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Question of the Day: SAT II Literature

Passage adapted from “Reconstruction” by Frederick Douglass (1866)

Without attempting to settle here the metaphysical and somewhat theological question (about which so much has already been said and written), whether once in the Union means always in the Union—agreeably to the formula, “Once in grace always in grace”—it is obvious to common sense that the rebellious States stand today, in point of law, precisely where they stood when, exhausted, beaten, conquered, they fell powerless at the feet of Federal authority. Their State governments were overthrown, and the lives and property of the leaders of the Rebellion were forfeited. In reconstructing the institutions of these shattered and overthrown States, Congress should begin with a clean slate, and make clean work of it.

Let there be no hesitation. It would be a cowardly deference to a defeated and treacherous President, if any account were made of the illegitimate, one-sided, sham governments hurried into existence for a malign purpose in the absence of Congress. These pretended governments, which were never submitted to the people, and from participation in which four millions of the loyal people were excluded by Presidential order, should now be treated according to their true character, as shams and impositions, and supplanted by true and legitimate governments, in the formation of which loyal men, black and white, shall participate.

It is not, however, within the scope of this paper to point out the precise steps to be taken, and the means to be employed. The people are less concerned about these than the grand end to be attained. They demand such a reconstruction as shall put an end to the present anarchical state of things in the late rebellious States—where frightful murders and wholesale massacres are perpetrated in the very presence of Federal soldiers. This horrible business they require shall cease. They want a reconstruction such as will protect loyal men, black and white, in their persons and property; such a one as will cause Northern industry, Northern capital, and Northern civilization to flow into the South, and make a man from New England as much at home in Carolina as elsewhere in the Republic. No Chinese wall can now be tolerated. The South must be opened to the light of law and liberty, and this session of Congress is relied upon to accomplish this important work.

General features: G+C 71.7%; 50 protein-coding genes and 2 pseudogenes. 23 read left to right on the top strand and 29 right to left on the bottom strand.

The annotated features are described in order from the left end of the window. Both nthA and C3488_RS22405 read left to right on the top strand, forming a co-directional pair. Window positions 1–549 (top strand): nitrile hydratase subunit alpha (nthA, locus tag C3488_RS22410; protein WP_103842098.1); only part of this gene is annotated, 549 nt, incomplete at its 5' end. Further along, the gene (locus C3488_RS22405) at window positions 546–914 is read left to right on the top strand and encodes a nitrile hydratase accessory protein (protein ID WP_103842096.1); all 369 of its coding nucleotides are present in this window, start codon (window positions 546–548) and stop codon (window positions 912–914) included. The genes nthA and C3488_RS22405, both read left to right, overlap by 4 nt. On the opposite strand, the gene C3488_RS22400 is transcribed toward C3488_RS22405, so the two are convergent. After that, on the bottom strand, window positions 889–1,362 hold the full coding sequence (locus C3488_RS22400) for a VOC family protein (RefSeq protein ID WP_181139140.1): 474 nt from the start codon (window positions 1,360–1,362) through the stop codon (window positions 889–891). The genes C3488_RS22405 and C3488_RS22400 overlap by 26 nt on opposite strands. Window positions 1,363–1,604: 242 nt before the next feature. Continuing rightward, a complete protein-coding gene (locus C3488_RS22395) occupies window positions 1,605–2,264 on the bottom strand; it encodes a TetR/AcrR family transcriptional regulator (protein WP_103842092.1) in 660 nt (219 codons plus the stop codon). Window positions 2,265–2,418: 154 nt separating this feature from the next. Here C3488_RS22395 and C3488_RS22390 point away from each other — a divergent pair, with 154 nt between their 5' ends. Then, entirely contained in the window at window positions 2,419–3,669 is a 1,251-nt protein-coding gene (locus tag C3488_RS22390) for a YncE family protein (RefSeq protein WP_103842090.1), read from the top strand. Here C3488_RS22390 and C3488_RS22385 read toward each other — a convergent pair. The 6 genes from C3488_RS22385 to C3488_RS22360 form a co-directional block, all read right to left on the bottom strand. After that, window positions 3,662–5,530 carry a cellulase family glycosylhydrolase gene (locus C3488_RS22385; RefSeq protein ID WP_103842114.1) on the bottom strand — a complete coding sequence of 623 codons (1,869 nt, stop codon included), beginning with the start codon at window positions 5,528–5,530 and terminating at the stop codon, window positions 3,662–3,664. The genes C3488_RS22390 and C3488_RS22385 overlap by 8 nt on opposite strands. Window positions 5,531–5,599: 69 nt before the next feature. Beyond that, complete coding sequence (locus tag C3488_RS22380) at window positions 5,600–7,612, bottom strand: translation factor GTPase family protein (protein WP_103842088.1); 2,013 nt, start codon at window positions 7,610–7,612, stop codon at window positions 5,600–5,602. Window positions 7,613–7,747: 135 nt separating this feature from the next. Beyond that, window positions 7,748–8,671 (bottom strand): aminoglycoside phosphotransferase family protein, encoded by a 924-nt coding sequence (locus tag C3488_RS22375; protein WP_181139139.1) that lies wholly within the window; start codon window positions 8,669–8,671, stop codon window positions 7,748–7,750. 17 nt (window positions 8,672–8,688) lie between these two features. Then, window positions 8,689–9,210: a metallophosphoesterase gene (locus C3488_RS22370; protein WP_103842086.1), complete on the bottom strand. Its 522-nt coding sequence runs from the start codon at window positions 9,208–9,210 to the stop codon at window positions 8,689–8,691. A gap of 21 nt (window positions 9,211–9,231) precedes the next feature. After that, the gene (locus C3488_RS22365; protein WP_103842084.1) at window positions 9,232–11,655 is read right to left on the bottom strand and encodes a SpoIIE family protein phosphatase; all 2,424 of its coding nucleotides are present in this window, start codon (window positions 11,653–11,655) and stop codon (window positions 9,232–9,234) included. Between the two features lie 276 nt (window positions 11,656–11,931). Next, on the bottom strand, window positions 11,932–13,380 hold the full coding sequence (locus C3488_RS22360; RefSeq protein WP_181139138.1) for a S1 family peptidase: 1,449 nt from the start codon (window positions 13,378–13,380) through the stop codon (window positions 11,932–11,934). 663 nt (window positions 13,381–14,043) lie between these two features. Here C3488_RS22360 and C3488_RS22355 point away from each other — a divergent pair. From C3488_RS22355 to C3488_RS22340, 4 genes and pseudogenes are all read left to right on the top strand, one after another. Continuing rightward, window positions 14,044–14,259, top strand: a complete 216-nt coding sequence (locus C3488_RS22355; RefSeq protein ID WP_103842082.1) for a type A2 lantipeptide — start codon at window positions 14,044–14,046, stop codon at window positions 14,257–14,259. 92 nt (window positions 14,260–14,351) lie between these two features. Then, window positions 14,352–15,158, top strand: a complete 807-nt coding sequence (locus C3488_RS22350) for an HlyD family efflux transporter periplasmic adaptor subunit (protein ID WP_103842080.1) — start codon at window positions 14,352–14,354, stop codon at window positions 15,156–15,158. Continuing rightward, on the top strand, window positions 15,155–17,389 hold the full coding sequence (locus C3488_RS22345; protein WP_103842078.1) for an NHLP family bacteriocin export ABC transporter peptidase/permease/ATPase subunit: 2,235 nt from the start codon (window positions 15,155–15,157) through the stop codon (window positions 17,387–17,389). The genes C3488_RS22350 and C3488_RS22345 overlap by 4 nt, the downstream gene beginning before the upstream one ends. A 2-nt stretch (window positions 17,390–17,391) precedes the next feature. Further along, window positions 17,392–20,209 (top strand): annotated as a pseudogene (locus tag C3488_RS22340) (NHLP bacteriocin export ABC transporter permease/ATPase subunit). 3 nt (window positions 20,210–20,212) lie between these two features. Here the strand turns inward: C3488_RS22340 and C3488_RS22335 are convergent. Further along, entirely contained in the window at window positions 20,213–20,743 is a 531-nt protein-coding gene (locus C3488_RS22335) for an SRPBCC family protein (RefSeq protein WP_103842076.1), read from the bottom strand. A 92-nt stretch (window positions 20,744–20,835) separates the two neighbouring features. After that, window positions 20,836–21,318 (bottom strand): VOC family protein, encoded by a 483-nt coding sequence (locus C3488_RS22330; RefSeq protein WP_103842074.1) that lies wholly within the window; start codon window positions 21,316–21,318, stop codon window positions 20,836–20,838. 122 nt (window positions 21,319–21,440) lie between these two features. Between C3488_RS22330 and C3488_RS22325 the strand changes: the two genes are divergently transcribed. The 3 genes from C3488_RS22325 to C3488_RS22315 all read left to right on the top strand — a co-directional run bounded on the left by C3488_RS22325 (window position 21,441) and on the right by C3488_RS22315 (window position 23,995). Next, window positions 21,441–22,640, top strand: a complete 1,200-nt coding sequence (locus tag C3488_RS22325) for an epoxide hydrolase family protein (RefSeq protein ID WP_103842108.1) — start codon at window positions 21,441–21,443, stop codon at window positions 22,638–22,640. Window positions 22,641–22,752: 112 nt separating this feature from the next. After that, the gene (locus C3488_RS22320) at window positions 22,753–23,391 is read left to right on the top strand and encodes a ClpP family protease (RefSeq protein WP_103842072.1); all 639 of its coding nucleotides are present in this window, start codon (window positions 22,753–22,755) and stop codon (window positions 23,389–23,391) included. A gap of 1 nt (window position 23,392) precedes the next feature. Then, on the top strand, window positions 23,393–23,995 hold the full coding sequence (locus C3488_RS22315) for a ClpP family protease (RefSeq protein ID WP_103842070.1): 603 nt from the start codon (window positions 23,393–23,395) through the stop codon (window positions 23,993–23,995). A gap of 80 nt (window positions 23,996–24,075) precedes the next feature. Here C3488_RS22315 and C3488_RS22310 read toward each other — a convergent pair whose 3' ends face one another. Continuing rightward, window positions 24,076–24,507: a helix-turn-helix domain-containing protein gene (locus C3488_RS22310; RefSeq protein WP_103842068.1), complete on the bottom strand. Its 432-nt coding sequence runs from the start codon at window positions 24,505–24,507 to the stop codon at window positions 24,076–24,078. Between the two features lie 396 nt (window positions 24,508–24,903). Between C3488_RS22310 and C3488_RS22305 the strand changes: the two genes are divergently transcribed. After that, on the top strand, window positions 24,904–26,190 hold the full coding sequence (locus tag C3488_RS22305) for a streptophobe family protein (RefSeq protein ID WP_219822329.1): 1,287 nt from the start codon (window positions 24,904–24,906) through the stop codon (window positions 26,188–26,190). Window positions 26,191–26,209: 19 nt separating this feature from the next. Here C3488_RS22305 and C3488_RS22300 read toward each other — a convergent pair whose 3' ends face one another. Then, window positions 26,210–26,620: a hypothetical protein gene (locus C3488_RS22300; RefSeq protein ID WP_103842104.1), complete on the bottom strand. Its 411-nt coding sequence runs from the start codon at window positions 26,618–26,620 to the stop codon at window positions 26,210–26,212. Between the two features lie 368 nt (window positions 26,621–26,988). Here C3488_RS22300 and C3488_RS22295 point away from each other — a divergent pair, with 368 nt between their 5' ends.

Which of the following is a good synonym for the underlined word "late" as it is used in the passage?

Tardily

Delayed

Destructively

Recently

Behind schedul

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Question of the Day is a Learning Tool designed to supplement your current study methods. The problems provided by this tool will give you a better insight into what you should expect to see on the SAT II Literature Subject Test. This exam will test your knowledge on American, British, and other forms of literature composed in the English language. You will be expected to utilize basic literary terms and concepts as you read through prose, poetry, and dramatic works from the 17th century and beyond.

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